When designing the MVP marketing strategy, you need to conduct customer research and create a user persona based on your research. It’s also wise to check what channels your competitors use and take advantage of their best practices. Audience demographics are also crucial for social media. For example, if your target audience is business professionals, you should explore LinkedIn.

Try paid ads too. Social media algorithms allow you to promote and test the interest and marketability of your idea, even with a small budget. In addition, social media ads are a great way to find out what audience resonates with your messaging and validate whether you’ve chosen the right target audience. 

Direct reach out to relevant people & personal connections

You can ask for feedback from individuals relevant in the industry by reaching out to them on LinkedIn or Twitter. Of course, it would be even better if they were influencers or famous names in the industry, then they could give you a shoutout and boost your credibility.

Don’t forget to ask your friends, family, colleagues, and acquaintances for feedback, too, even if they don’t fit your target group precisely. It’s always good to get an opinion from someone completely unfamiliar with your product because they might notice something you didn’t. 

Our own MVP validation path

To bring it even closer to you, we give you a practical example of one of our digital products from the software industry.  Zero to Users uses a data-driven approach to uncover the key to global corporate success, and it began as an MVP. Soon after its launch, the service has already received attention from Indie Hackers, YCombinator, and StackedMarketer.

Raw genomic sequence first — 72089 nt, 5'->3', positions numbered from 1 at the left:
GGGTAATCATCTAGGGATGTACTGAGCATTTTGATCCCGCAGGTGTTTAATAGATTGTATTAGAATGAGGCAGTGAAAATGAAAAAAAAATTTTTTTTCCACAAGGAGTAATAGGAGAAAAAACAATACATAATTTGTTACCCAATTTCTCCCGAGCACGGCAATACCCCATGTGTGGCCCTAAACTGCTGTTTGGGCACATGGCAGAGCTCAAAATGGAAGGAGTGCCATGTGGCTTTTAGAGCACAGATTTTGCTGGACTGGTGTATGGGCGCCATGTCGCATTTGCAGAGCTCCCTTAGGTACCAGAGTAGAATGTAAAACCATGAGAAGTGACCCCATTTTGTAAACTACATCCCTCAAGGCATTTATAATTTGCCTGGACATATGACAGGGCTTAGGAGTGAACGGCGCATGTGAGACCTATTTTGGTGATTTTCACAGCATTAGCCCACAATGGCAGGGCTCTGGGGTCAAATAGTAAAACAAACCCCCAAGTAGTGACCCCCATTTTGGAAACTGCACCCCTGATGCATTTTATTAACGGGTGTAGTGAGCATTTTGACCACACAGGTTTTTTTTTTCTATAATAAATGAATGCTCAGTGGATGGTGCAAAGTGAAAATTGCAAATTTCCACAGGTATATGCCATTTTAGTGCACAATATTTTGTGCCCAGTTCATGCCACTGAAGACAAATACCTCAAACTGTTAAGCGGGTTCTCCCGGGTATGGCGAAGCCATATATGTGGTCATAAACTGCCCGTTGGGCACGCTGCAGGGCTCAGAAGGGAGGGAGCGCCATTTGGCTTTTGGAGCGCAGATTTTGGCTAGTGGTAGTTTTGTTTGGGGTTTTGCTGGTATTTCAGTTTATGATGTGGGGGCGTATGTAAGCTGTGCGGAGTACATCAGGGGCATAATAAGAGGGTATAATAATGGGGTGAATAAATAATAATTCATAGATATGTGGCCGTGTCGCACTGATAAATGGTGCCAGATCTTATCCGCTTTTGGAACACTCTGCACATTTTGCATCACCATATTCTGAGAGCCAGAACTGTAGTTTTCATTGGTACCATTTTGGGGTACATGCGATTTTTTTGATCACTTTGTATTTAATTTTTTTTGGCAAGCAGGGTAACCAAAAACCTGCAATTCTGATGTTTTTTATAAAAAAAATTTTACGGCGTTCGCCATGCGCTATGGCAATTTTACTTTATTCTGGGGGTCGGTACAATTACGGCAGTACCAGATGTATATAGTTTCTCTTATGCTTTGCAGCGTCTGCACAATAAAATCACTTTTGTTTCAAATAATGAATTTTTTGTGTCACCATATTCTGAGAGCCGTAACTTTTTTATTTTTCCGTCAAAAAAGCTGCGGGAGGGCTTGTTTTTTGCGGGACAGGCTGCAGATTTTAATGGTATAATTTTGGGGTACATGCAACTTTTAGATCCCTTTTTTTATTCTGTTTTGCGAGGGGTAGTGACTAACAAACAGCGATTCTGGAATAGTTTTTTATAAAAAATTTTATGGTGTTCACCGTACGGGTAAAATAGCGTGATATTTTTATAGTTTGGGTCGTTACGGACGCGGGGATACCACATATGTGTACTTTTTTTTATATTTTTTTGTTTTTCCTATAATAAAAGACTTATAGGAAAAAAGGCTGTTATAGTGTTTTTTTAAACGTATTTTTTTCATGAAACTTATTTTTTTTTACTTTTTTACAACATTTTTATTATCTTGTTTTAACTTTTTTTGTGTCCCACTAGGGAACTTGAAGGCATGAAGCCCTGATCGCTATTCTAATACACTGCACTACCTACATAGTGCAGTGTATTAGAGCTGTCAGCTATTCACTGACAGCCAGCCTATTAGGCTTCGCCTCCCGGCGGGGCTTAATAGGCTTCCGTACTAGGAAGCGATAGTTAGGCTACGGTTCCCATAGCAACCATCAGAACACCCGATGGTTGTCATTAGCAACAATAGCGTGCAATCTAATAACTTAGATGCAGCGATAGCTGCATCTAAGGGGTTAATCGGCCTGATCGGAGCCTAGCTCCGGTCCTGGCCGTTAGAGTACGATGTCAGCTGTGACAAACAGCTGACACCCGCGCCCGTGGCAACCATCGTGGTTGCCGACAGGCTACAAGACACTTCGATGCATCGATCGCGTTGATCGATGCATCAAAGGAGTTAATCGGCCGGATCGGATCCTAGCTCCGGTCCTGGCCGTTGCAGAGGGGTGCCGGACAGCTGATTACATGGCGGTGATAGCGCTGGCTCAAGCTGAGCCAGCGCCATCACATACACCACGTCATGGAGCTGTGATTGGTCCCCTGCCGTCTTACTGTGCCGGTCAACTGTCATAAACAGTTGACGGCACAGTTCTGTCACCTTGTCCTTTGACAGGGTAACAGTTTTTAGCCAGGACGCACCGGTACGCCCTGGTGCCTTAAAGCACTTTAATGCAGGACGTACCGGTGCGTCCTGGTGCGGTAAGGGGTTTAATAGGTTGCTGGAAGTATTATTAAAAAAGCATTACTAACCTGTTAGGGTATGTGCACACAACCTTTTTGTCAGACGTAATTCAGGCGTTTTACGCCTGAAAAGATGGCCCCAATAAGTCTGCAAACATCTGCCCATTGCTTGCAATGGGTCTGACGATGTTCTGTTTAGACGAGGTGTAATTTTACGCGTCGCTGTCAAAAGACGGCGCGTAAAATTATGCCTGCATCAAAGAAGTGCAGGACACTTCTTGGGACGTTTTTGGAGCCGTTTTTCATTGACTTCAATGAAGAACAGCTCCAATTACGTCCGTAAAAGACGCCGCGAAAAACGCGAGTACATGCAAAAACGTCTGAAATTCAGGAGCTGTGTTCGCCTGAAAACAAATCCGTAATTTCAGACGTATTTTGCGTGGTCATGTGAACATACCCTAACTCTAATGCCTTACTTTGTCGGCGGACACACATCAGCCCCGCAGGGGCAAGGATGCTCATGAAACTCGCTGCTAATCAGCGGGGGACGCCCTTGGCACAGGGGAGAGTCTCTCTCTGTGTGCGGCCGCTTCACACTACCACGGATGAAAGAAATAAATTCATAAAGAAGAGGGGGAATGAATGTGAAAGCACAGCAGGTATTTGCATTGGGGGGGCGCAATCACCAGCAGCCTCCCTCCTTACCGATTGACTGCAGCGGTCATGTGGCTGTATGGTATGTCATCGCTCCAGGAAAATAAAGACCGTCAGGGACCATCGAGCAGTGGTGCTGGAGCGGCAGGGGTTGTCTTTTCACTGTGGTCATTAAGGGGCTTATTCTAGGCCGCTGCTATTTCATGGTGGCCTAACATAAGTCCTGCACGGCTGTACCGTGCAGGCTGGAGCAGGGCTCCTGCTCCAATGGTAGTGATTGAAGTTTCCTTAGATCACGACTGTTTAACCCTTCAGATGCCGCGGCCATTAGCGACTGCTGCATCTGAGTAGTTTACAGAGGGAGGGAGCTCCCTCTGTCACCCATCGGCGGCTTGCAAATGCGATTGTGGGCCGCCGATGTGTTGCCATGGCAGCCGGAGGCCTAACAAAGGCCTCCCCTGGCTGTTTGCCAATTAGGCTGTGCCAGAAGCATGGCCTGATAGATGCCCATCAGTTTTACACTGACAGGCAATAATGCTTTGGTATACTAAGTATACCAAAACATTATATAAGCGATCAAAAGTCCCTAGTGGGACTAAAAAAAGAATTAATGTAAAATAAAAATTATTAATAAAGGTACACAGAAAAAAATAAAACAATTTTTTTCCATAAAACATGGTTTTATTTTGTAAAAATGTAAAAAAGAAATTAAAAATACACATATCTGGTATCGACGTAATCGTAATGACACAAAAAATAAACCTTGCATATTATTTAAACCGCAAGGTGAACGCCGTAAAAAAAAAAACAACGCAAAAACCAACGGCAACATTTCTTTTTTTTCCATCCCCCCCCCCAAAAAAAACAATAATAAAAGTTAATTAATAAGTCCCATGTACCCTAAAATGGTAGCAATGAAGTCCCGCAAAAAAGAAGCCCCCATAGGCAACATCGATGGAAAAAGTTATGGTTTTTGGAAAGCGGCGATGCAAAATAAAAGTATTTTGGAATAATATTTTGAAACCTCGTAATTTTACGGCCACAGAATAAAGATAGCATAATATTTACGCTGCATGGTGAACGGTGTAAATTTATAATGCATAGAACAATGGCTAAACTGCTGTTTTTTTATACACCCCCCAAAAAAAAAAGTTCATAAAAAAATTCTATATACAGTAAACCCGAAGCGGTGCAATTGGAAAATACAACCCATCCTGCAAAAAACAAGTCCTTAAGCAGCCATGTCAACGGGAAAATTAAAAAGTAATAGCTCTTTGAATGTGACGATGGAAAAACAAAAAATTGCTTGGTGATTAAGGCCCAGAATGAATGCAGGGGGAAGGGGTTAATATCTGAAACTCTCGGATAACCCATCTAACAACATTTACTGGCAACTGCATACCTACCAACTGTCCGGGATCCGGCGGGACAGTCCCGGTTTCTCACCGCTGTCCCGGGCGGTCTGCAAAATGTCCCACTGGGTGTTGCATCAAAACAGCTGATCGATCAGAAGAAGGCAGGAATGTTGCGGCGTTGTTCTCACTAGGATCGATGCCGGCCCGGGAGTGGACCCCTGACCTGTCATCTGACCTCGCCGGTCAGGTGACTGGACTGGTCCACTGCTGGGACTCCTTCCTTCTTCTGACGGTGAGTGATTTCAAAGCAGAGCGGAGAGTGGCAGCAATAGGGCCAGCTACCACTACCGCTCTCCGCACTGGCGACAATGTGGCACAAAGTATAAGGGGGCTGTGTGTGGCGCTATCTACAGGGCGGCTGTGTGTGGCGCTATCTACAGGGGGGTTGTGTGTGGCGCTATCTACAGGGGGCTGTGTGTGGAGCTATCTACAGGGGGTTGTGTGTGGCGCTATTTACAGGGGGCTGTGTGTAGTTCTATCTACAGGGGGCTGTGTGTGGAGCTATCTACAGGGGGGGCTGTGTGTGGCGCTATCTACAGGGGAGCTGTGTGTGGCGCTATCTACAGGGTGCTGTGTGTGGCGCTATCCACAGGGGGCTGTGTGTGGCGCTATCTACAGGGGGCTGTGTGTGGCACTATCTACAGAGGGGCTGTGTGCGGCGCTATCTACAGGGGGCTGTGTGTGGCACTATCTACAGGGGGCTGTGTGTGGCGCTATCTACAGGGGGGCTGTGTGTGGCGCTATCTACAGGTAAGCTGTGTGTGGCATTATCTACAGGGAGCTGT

In the first two months, Zero to Users had 2,000 subscribers. The service now has 7,000 subscribers, and the concept was confirmed by a single blog post on Indie Hackers. Product Hunt, Twitter, and email were some of our main acquisition channels. You can find out how our process went here.

2. Collect feedback 

After you launch your MVP to the market, the next stage is to begin gathering data. This step is very important since consumer decisions will determine whether the product’s future is bright or bleak. When you release the MVP, you’ll learn exactly how the features you thought were a vital function work, and you’ll discover why a person bought or didn’t buy the MVP.

3. Finalize your product

Building an MVP is an iterative process of developing a basic product for users to try. First, you need to identify and prioritize features, presenting them to potential users who will input how well the product works. Does it solve their problem? What’s missing? Is the layout user-friendly? 

Furthermore, MVPs also assist in highlighting those things that are optional and that the consumer does not require, at least in the beginning.


Following the creation of the MVP, product development may benefit from extensive testing and analytics. Keep track of the KPIs that matter most to you, and keep each iteration focused on what you’ve discovered. The most crucial thing is to figure out which solutions worked and build your product in the appropriate direction. 

Other parts: 

  1. Minimum Viable Product (Part 1): What is it, and why do you need it?
  2. Minimum Viable Product (Part 2): Read before you start building it
  3. Minimum Viable Product (Part 3): How to build it and what mistakes to avoid?
  4. Minimum Viable Product (Part 4): What to do after? THIS PART